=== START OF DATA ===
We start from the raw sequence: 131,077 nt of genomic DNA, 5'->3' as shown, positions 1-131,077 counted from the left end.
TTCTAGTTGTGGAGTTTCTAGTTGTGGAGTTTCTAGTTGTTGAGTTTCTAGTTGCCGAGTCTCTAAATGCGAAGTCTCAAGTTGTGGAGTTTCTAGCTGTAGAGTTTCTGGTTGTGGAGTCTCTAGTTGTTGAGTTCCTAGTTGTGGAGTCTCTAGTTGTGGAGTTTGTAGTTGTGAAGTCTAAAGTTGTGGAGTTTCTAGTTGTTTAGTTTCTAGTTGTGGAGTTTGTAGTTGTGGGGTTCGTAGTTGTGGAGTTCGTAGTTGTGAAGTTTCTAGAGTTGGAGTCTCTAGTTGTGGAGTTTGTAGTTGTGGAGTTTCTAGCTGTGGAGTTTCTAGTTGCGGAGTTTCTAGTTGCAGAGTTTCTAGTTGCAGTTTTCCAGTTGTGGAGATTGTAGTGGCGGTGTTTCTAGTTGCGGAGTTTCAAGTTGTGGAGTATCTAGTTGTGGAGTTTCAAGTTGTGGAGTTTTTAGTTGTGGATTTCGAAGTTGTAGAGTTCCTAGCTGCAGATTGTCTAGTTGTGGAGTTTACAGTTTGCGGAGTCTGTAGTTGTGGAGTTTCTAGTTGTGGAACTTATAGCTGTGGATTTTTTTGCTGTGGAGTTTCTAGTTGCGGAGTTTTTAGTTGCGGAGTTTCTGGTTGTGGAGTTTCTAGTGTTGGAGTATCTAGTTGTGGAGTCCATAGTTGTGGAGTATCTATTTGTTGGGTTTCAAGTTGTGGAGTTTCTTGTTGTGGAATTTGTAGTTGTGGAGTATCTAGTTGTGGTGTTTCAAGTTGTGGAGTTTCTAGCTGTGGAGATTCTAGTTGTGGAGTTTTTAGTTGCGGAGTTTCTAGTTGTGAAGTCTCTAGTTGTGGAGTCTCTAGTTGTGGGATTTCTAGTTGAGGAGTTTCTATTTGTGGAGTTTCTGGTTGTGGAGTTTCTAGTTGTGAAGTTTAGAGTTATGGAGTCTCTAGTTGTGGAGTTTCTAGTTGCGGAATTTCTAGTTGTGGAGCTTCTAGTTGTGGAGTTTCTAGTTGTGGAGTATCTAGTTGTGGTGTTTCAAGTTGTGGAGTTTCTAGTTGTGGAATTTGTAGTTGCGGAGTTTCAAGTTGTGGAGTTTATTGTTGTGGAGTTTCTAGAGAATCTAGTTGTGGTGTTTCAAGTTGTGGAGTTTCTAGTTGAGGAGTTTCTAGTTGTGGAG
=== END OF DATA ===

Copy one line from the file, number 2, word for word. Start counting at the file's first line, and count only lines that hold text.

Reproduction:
TTCTAGTTGTGGAGTTTCTAGTTGTGGAGTTTCTAGTTGTTGAGTTTCTAGTTGCCGAGTCTCTAAATGCGAAGTCTCAAGTTGTGGAGTTTCTAGCTGTAGAGTTTCTGGTTGTGGAGTCTCTAGTTGTTGAGTTCCTAGTTGTGGAGTCTCTAGTTGTGGAGTTTGTAGTTGTGAAGTCTAAAGTTGTGGAGTTTCTAGTTGTTTAGTTTCTAGTTGTGGAGTTTGTAGTTGTGGGGTTCGTAGTTGTGGAGTTCGTAGTTGTGAAGTTTCTAGAGTTGGAGTCTCTAGTTGTGGAGTTTGTAGTTGTGGAGTTTCTAGCTGTGGAGTTTCTAGTTGCGGAGTTTCTAGTTGCAGAGTTTCTAGTTGCAGTTTTCCAGTTGTGGAGATTGTAGTGGCGGTGTTTCTAGTTGCGGAGTTTCAAGTTGTGGAGTATCTAGTTGTGGAGTTTCAAGTTGTGGAGTTTTTAGTTGTGGATTTCGAAGTTGTAGAGTTCCTAGCTGCAGATTGTCTAGTTGTGGAGTTTACAGTTTGCGGAGTCTGTAGTTGTGGAGTTTCTAGTTGTGGAACTTATAGCTGTGGATTTTTTTGCTGTGGAGTTTCTAGTTGCGGAGTTTTTAGTTGCGGAGTTTCTGGTTGTGGAGTTTCTAGTGTTGGAGTATCTAGTTGTGGAGTCCATAGTTGTGGAGTATCTATTTGTTGGGTTTCAAGTTGTGGAGTTTCTTGTTGTGGAATTTGTAGTTGTGGAGTATCTAGTTGTGGTGTTTCAAGTTGTGGAGTTTCTAGCTGTGGAGATTCTAGTTGTGGAGTTTTTAGTTGCGGAGTTTCTAGTTGTGAAGTCTCTAGTTGTGGAGTCTCTAGTTGTGGGATTTCTAGTTGAGGAGTTTCTATTTGTGGAGTTTCTGGTTGTGGAGTTTCTAGTTGTGAAGTTTAGAGTTATGGAGTCTCTAGTTGTGGAGTTTCTAGTTGCGGAATTTCTAGTTGTGGAGCTTCTAGTTGTGGAGTTTCTAGTTGTGGAGTATCTAGTTGTGGTGTTTCAAGTTGTGGAGTTTCTAGTTGTGGAATTTGTAGTTGCGGAGTTTCAAGTTGTGGAGTTTATTGTTGTGGAGTTTCTAGAGAATCTAGTTGTGGTGTTTCAAGTTGTGGAGTTTCTAGTTGAGGAGTTTCTAGTTGTGGAG